Jeremiah also knew about God’s healing power.

Heal me, O Lord, and I shall be healed. Save me, and I shall be saved, for you are my praise. (Jer 17:14, ESV)

When all others abandoned Jeremiah, his close friend and scribe Baruch remained ever at his side. We’ll never fully know the therapeutic effect this faithful friend had upon sustaining “the weeping prophet” through the darkest years of his life.

When we’re injured, James explained how to go about the healing process.

Is anyone among you sick? Let him call for the elders of the church, and let them pray over him, anointing him with oil in the name of the Lord. And the prayer of faith will save the one who is sick, and the Lord will raise him up. And if he has committed sins, he will be forgiven. Therefore, confess your sins to one another and pray for one another, that you may be healed. (James 5:14-16, ESV)

James emphasized that we can be healed - both inwardly and outwardly - by confessing our sins and praying for one another. This is exactly what happened in the case of the paralytic man who was lowered down through the roof in front of Jesus.

When [Jesus] saw their faith, he said, “Man, your sins are forgiven you… But that [you Pharisees] may know that the Son of Man has authority on earth to forgive sins” - he said to the man who was paralyzed - “I say to you, rise, pick up your bed and go home.” (Luke 5:20,24, ESV)

Notice that Jesus first forgave his sins and then he fixed his body. The cripple was healed inside and out. And let’s not forget the role of the cripple’s dear friends - it took a significant effort on their part to receive the Lord’s healing. His friends loved him so much they persevered in bringing him to the Great Physician. 

Keep in mind that different hurts require different skills to heal. Diseased heart valve? You’ll want to see a cardiac surgeon. Grief over the death of a loved one? Counselor or close friend. Cut your finger in the kitchen? Go to the ER (or find a farmer with suturing supplies). Either way, bones need fixing, wounds need closing, and all injuries - whether physical, emotional, or spiritual - take time to recover only after they’ve been appropriately treated.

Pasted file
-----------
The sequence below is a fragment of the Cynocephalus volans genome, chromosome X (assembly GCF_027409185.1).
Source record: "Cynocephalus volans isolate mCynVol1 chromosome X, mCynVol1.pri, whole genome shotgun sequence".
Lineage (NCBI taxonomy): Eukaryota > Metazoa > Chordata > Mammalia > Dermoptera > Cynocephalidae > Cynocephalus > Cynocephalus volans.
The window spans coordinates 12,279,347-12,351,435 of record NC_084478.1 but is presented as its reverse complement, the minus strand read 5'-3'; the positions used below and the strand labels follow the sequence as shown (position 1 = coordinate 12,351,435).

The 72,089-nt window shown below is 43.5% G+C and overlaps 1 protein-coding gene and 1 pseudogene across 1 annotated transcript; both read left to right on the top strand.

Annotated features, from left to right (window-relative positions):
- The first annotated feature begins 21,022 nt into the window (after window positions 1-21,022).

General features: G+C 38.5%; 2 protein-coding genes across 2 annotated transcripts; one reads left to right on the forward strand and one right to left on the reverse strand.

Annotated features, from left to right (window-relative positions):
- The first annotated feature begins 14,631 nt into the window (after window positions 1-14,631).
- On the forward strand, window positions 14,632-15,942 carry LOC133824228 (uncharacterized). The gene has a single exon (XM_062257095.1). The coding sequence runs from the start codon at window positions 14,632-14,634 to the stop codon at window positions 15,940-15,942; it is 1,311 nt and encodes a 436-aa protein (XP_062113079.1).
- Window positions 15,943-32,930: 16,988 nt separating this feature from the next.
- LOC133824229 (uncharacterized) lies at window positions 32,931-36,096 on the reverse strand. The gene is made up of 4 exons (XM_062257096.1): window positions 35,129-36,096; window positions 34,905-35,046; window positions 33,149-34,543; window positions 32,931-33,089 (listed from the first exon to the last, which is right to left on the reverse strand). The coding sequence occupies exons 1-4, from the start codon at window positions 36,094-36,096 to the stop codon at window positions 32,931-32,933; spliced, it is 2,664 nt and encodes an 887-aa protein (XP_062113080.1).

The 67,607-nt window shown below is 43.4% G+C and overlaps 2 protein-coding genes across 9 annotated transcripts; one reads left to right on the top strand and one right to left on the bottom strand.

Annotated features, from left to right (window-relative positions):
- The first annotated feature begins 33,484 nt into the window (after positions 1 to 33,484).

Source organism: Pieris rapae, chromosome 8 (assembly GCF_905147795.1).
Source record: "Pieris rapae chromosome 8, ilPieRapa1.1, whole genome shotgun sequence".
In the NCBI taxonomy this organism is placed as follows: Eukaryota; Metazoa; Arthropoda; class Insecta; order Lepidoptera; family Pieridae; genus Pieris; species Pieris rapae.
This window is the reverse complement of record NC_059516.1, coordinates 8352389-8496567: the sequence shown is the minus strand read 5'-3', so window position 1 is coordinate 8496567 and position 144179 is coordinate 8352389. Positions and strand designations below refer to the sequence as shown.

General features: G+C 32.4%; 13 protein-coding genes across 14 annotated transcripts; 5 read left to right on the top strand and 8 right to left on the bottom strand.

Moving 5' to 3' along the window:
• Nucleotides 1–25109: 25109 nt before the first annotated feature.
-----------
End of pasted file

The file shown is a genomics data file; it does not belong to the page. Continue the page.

Jesus knows our deepest hurts and unhealed infirmities. By his grace, he often sends people who have the necessary skill to bind up our wounds. It’s not easy, and our scars may still ache for a lifetime, but healing is always possible through the power of the Holy Spirit, whether in this life or the next. A fully-equipped hospital may have been a better environment to suture Rory’s knee than my kitchen counter, but God can use imperfect healers in less-than-ideal circumstances to get the job done. 

This broken world isn’t without its hazards. Gaping lacerations, shattered bones, profuse bleeding (both physical and emotional) takes therapeutic skill to start healthy healing. It’s not enough to just hide away after an injury - sometimes it takes major surgery to put things right so that they heal properly. Sometimes we need hospitals and doctors (i.e. professional healers), but other times we simply need someone who loves us to gently bind up our wounds. Either way, when we get knocked down (or slip on ice), by God’s grace he often has a way of picking us up and binding our wounds. This can happen anywhere - a coffee shop, operating room, church pew, or a friend’s couch. Perhaps one day you will be a part of your own Home Suturing Club. 

Or maybe you already are. 

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Disclaimer: Do not perform any medical procedures at home. Even simple lacerations should be assessed and managed by trained professionals. Home remedies, if managed incorrectly, can result in bleeding, infection, nerve damage, dysfunction of underlying structures (tendons, muscle, organs), or even death. Always consult a qualified physician regarding any open wounds or other injuries.

© D. B. Ryen Incorporated, June 2023.